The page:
It’s a common scenario: you develop a red eye; you see your GP or pharmacist; you start using Chlorsig eye drops or eye ointment. Three weeks later, you still have a red eye – maybe even redder than it was to start. What’s going on?
Chlorsig eye drops and ointment – pretty good at what it’s supposed to do…but
Chloramphenicol, also called Chlorsig (or Chloromycetin), is a broad spectrum antibiotic drug available as eye drops or eye ointment. Chlorsig is readily available over the counter without a prescription. It is very effective against a wide range of bacteria and is useful in the treatment of certain bacterial infections of the eye, such as bacterial conjunctivitis. But it has no effect on viral eye disease, allergy or inflammation. In fact, it can make these conditions worse by its sheer presence, as it is quite toxic to the delicate tissues of the eye.
So, Chlorsig is actually worse than useless unless you happen to have a bacterial eye disease. Overuse of Chlorsig also allows bacteria to build up resistance, so the drug is less effective when it is really needed.
Why are my eyes red?
Red eyes are one of the most common reasons for a visit to the GP or pharmacy. Trouble is, neither your pharmacist nor your GP has a slit-lamp biomicroscope to examine your eye properly and make an accurate diagnosis. Your optometrist is the only primary care practitioner to have this piece of equipment available to examine every patient.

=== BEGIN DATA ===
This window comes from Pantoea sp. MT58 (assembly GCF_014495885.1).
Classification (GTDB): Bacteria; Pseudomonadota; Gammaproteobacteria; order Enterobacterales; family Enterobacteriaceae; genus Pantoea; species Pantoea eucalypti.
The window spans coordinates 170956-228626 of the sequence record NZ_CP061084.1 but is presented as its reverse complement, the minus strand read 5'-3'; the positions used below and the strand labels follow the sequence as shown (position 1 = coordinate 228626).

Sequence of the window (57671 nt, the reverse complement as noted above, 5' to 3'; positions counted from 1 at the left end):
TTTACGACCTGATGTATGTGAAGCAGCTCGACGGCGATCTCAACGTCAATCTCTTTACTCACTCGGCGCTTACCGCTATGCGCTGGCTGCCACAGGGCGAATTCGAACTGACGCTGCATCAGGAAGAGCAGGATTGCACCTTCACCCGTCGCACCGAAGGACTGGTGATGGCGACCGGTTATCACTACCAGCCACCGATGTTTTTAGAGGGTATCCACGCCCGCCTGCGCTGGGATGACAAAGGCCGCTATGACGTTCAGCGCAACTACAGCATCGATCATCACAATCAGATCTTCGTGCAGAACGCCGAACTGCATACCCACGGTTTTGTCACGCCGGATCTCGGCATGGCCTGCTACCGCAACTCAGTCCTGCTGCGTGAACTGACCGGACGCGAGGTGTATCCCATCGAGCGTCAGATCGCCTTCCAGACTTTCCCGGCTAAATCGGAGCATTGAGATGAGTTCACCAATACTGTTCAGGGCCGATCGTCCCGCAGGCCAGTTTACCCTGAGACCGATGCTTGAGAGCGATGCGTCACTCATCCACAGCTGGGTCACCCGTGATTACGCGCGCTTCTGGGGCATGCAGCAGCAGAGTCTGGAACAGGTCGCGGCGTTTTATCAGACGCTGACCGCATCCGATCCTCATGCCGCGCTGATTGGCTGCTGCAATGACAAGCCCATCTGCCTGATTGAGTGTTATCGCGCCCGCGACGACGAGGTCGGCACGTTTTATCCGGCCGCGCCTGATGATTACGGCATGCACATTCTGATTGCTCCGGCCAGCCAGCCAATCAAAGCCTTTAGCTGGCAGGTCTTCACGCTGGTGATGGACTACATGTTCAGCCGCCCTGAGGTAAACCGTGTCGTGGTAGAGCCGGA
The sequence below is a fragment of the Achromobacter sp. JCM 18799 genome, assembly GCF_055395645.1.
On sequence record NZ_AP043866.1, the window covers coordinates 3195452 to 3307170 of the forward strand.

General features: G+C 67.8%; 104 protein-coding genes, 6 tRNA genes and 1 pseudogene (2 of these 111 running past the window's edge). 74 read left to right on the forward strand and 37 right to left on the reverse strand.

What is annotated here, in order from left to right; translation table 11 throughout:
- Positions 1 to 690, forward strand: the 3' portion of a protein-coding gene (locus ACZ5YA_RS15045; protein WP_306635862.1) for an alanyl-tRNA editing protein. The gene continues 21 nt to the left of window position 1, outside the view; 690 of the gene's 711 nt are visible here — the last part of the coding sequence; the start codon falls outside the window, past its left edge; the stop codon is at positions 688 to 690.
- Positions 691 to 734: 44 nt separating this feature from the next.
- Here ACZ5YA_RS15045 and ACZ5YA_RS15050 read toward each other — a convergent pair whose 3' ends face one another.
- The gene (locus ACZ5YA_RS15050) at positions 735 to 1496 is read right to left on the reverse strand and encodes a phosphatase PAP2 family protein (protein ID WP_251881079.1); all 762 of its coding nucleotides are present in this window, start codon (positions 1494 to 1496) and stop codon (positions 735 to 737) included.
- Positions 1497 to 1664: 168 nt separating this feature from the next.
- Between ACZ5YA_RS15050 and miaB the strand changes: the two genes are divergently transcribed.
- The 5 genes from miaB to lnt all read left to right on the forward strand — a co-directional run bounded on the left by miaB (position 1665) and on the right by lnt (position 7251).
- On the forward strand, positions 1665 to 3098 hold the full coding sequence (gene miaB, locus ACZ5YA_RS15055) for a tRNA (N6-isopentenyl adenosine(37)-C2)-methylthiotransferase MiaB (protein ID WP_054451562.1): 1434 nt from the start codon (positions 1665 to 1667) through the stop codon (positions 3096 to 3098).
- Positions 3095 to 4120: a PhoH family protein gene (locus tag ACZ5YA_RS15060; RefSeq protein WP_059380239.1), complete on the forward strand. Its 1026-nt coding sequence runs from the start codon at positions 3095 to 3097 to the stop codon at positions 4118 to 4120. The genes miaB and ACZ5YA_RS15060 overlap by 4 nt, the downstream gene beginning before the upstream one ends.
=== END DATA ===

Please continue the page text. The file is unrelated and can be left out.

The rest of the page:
The first task is to diagnose the underlying cause of your red eyes. In adults, the most likely causes are viral conjunctivitis, seasonal allergy and dry eyes. Chlorsig is useless in treating any of these conditions, and its preservative as well as its effect on the eye only make things more uncomfortable.
Interestingly, viral conjunctivitis requires no treatment and clears up on its own with a week to ten days. If you throw Chlorsig into the mix however, you may still have a red eye several weeks later. That’s when patients often present at our practice.
Top tips if you have developed a red eye
- First, see your optometrist rather than your GP or pharmacist (who are likely to recommend the vastly over-prescribed chloramphenicol – AKA Chlorsig).
- Your optometrist will take a history and examine your eyes under high magnification to look for signs of allergy, foreign body, dryness or viral activity.
- In all cases there will be inflammation – your body’s way of dealing with an injury, and this always involves redness. Controlling the inflammation will automatically control the redness.
- Do NOT use vaso-constrictor eye drops (such as Visine or Murine) as these will leave your eyes redder than ever once you stop using them.
- Do apply a cold compress to decrease inflammation. A gel cold pack from the freezer works well.
- Avoid over the counter antibiotics (such as Chlorsig) unless you have been clearly diagnosed with bacterial conjunctivitis. (if you eyes have a watery discharge, it is very unlikely to be bacterial infection).
- Return to your optometrist after a week for review. Most minor infections will be on the mend by then.